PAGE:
Tag: Creationism

Creationism and Conspiracism

Katha Pollit has an interesting piece in The Nation about why it matters that so many Americans are creationists.

It isn’t that 46 percent of respondents are creationists (“God created human beings pretty much in their present form at one time within the last ten thousand years or so”). Or that 32 percent believe in “theistic evolution” (“Human beings have developed over millions of years from less advanced forms of life, but God guided this process”). Or that only 15 percent said humans evolved and “God had no part in this process.” It isn’t even that the percentage of Americans with creationist views has barely budged since 1982, when it was 44 percent, with a small rise in the no-God vote (up from 9 percent) coming at the expense of the divine-help position (down from 38 percent). Or that 58 percent of Republicans are creationists, although that does explain a lot.

Beyond the failure in education, anti-intellectualism, and downright ignorance–the troika that allows the organized right to make such good use of climate change denial and Agenda 21 paranoia–it speaks to the default paranoia that lies behind so many Americans’ thinking:

Think what the world would have to be like for evolution to be false. Almost every scientist on earth would have to be engaged in a fraud so complex and extensive it involved every field from archaeology, paleontology, geology and genetics to biology, chemistry and physics. And yet this massive concatenation of lies and delusion is so full of obvious holes that a pastor with a Bible-college degree or a homeschooling parent with no degree at all can see right through it. A flute discovered in southern Germany is 43,000 years old? Not bloody likely. It’s probably some old bone left over from an ancient barbecue.

This is also what allows the right to use American Exceptionalism as a wedge issue–the fact that so many ignorant Americans have such unjustifiably high opinions of their own ability to know the truth and such contempt for everybody else’s. It’s where Evangelicalist absolutism and the populist strain in politics come together to do their worst.

But as annoying and dangerous as all this is, it’s not something that more stringent educational standards will cure. Evangelicalists don’t want to be Evolutionists–they want to be saved. And twist it as you might, you can’t reconcile a belief in Darwinian evolution with a personal God who reserves the gift of eternal life only for those who put their faith in His son. People whose patriotism is premised on Exceptionalism are going to be very protective of American Sovereignty–why shouldn’t they, if every other country is wrong? America’s Founders knew about this kind of thinking, which is why they had an abiding distrust of both direct democracy and established churches.

The one thing I think we should do is cut the 32 percent who believe that God “guides” evolution some slack. No, they can’t really have their cake and eat it too, but why rub their faces in it? At least they’re willing to acknowledge that God works in mysterious ways. Plus, if you look at the questions that Gallup actually asked their sample, you’ll see that there’s a lot of wiggle room. The critical phrase is “in their present form.” That leaves open the possibility that apes evolved into hominids and so on, but that they weren’t strictly human until they had an “aha” moment some 10,000 years ago (like the apes in 2001, except it was God that caused it, not an alien, or maybe aliens working through God).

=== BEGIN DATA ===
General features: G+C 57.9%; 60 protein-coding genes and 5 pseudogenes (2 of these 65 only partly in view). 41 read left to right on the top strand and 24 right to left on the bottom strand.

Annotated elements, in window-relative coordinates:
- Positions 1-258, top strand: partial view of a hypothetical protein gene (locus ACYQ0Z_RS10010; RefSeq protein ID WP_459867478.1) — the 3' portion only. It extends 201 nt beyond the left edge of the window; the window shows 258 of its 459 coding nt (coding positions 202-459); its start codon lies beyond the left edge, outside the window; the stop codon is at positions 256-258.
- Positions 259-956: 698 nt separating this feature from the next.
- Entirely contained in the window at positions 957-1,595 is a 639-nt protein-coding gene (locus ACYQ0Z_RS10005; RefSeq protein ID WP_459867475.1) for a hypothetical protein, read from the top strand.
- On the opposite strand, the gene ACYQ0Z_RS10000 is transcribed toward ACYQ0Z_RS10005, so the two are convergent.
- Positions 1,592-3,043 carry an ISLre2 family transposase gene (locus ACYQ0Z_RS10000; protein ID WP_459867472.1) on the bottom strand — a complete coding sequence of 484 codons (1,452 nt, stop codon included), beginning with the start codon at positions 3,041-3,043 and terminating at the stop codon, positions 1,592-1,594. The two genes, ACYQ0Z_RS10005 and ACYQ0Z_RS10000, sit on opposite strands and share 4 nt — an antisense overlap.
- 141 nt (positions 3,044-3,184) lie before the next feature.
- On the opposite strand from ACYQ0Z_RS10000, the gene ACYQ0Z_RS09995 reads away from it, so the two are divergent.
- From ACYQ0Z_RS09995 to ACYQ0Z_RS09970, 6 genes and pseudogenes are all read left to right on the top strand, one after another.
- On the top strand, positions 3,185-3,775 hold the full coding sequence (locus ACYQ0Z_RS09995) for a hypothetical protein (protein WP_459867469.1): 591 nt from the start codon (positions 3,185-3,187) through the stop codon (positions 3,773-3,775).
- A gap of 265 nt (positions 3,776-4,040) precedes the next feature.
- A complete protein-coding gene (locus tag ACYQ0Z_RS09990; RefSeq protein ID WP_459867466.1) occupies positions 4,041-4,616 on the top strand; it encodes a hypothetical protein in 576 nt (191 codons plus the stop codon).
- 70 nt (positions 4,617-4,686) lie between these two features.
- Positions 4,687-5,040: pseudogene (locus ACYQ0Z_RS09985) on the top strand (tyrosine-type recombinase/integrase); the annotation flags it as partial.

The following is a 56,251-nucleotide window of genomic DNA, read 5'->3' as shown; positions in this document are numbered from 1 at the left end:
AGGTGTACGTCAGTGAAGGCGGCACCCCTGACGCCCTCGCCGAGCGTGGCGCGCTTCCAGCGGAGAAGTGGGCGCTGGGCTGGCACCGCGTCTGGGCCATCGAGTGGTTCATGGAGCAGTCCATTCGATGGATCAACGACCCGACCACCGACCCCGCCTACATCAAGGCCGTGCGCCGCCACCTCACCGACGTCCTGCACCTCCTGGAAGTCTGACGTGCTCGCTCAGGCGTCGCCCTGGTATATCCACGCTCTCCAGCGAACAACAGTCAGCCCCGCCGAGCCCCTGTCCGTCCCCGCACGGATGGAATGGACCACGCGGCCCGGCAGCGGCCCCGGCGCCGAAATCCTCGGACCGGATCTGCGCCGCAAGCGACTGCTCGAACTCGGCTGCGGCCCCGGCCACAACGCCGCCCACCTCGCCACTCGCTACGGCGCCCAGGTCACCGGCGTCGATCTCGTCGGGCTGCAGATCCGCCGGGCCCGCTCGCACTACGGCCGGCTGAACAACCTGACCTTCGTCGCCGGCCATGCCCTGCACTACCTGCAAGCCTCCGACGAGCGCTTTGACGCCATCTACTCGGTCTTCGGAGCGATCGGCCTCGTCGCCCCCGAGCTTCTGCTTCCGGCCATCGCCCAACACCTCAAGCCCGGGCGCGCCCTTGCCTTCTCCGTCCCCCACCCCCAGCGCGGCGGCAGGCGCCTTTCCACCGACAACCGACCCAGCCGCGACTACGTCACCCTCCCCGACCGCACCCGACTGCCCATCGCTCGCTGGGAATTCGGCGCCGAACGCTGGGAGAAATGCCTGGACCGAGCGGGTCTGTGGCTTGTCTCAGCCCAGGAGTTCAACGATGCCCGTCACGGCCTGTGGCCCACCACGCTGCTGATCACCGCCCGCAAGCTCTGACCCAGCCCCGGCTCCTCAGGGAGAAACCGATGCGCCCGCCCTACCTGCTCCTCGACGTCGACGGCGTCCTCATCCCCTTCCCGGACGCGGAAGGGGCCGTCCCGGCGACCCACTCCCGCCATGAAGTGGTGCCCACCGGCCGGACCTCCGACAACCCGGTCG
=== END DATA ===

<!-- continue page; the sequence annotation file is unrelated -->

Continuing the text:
And we 15 percenters should have a healthy respect for Kierkegaardian mystery too. We don’t know everything, after all.

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The Peculiar Persistence of Tribalism

So I’m driving up Connecticut Avenue on my way to my reading at Politics & Prose and the cab driver has NPR on the radio. He’s not listening–he’s deep in Arabic conversation with someone on his Bluetooth device. But as I learned after a few more cab rides, NPR is pretty much par for the course in DC cabs (the private limo services that the Republican big wigs ride in must have the little TV sets in their back seats tuned into Fox). I go on about this at such length because in my Salon interview, I supposed that a lot of mainstream centrist Americans (those all-important swing voters) have at most a casual acquaintance with the hardcore right–perhaps, I suggested, from hearing a few minutes of Rush Limbaugh in a taxi (which was how I first made his acquaintance, back in the Clinton era). An angry commenter seized on that as proof that I am an elitist who has never been out of the liberal bubble or experienced the Fox hate machine for myself. Not only that, he added, I’ve apparently never even been in a taxi, whose drivers are all Somalis and Haitians and the like and don’t listen to Rush. As far as DC is concerned, I’ll give that one to him–NPR is definitely not Rush Limbaugh.

But I haven’t written my topic sentence yet and I’m already 500 words in. If anyone is still with me, I’ll get back to the point. So NPR is on, and Rick Santorum is making a speech somewhere (I Googled it back at the hotel and learned that he was talking to some ministers in Texas. Funny to think that JFK, another Catholic contender for the presidency, went to Texas to reassure a gathering of ministers that he believed in the separation of church and state).